The skin that covers your body does much in the way of protecting you from the elements. It’s considered the largest organ in the human body and while it’s designed to be durable, it’s also susceptible to developing different types of skin cancer over time. Skin is made up of three distinct layers, and on average your body is covered in over 300 million skin cells!
Taking care of your skin is important in terms of maintaining overall health. Unfortunately, skin cancer still remains one of the most prevalent forms of cancer to be diagnosed. Fortunately, being able to recognize the signs of potential skin cancer early on is a good way to get ahead of the curve and stop cancer in its tracks before things take a turn for the dangerous.
What Is Skin Cancer?
On a very basic level, skin cancer is any abnormal growth of skin cells that develops on the body. It’s a highly treatable condition if diagnosed early on and it’s not ever considered contagious.
Potential Causes of Skin Cancer
As with so many cancers and other medical ailments, skin cancer is believed to originate from a variety of sources rather than one specific factor. While excessive exposure to the sun is often pointed at as a primary culprit when it comes to the development of skin cancer, this isn’t the exclusive cause. Other factors contributing to developing skin cancer of many types might include a family history of skin cancer, excessive use of tanning devices, repeated x-ray exposure, or an underlying immunosuppression. Some cases of skin cancer have been traced back to scarring from disease and burns as well as exposure over time to arsenic, tar, or coal—particularly by those with occupations that put them in direct contact. In general, those individuals who are fair-skinned are considered more high risk when it comes to developing skin cancer at some point in their lives.
Different Types of Skin Cancer
There are three types of skin cancer that a person can develop. The most commonly diagnosed is Basal Cell Carcinoma (BCC). While this type of skin cancer is not exclusive to fair-skinned individuals, it generally presents at a higher rate among this population. Many physicians link BCC to excessive UV ray exposure or tanning over time. BCC can often be mistaken for a bump as it frequently presents as a flesh-toned or pink round growth on the skin. It’s common to find BCC on the arms, neck, or head however, it’s important to note that they can develop anywhere on the body. While BCC can successfully be treated if diagnosed early on, allowing this type of cancer to go untreated could result in the cancer reaching the nerves and eventually the bones.
The second type of skin cancer to be commonly diagnosed is known as Squamous Cell Carcinoma (SCC). Much like BCC, this type of skin cancer is frequently diagnosed in individuals with fair skin, but its development is not exclusive to this group. SCC is frequently found on the ears, face, cheek, back, neck, and arms. All of these are areas of the body that are highly susceptible to excessive sun exposure over time. SCC appears on the skin in the form of a raised bump but tends to be scaly, sore, or red. In some cases, it may be a bump that breaks open, scabs over, then regularly re-opens. Much like BCC, SCC is easily treated when diagnosed early on. Untreated, SCC can penetrate the skin and cause severe damage and even potential disfigurement.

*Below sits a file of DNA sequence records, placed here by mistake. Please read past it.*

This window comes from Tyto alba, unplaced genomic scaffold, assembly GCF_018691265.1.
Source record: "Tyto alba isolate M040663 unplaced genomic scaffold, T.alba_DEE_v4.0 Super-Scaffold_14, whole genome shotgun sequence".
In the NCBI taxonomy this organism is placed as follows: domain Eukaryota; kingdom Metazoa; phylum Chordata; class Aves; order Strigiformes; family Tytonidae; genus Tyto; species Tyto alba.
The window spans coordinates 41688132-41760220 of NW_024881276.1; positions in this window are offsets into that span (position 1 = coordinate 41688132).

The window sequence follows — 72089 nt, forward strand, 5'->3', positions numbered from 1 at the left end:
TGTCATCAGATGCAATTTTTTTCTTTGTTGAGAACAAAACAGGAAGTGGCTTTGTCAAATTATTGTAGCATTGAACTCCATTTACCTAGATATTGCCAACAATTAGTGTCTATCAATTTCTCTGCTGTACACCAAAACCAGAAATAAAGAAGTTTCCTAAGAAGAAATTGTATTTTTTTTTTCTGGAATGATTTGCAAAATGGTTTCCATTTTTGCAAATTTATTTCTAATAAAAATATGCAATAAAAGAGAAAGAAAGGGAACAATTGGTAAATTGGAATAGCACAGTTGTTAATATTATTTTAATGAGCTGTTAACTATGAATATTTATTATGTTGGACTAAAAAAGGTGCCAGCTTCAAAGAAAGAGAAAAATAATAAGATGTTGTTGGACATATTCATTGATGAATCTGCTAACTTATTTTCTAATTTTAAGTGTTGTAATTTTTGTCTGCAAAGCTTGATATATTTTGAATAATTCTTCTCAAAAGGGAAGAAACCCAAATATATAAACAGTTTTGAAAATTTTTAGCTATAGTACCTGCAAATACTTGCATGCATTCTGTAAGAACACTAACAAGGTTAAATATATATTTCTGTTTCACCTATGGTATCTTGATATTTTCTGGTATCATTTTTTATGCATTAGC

Melanoma is the third type of skin cancer and is often referred to as the most serious because of its quick ability to spread throughout the human body. Early diagnosis of this form of skin cancer is critical in preventing its spread and potentially fatal outcome. Melanoma is particularly prevalent in the fair-skinned population and can show up anywhere on the body. Dermatologists often recommend looking for melanoma in unexpected places like on top of the head, behind the ears, or even in between the toes. This type of skin cancer will often present as a dark spot on the skin or can develop within an existing mole.
Protecting Yourself Through Close-Examination of the Skin
Recognizing the signs of skin cancer is key to early diagnosis. The ABCD’s of skin cancer is often referred to as a way to remember what to look for.
• Asymmetry – If two sides of a new spot on the skin are asymmetrical, it’s time to have it looked at by a professional.
• Border – An irregular border around a mole or skin spot could indicate the presence of skin cancer.
• Color – If a mole or spot has changed noticeably in color, or presents in varying shades, having it looked at is highly recommended.
• Diameter – Any mole or spot that changes sizes or grows to more than 6mm in diameter deserves a second look.
Contact Us Today
If you’re concerned about potential skin cancer development or would like to learn more about skincare services, our team is here to help. Contact The Skin & Vein Center today to find answers to your questions or schedule a consultation.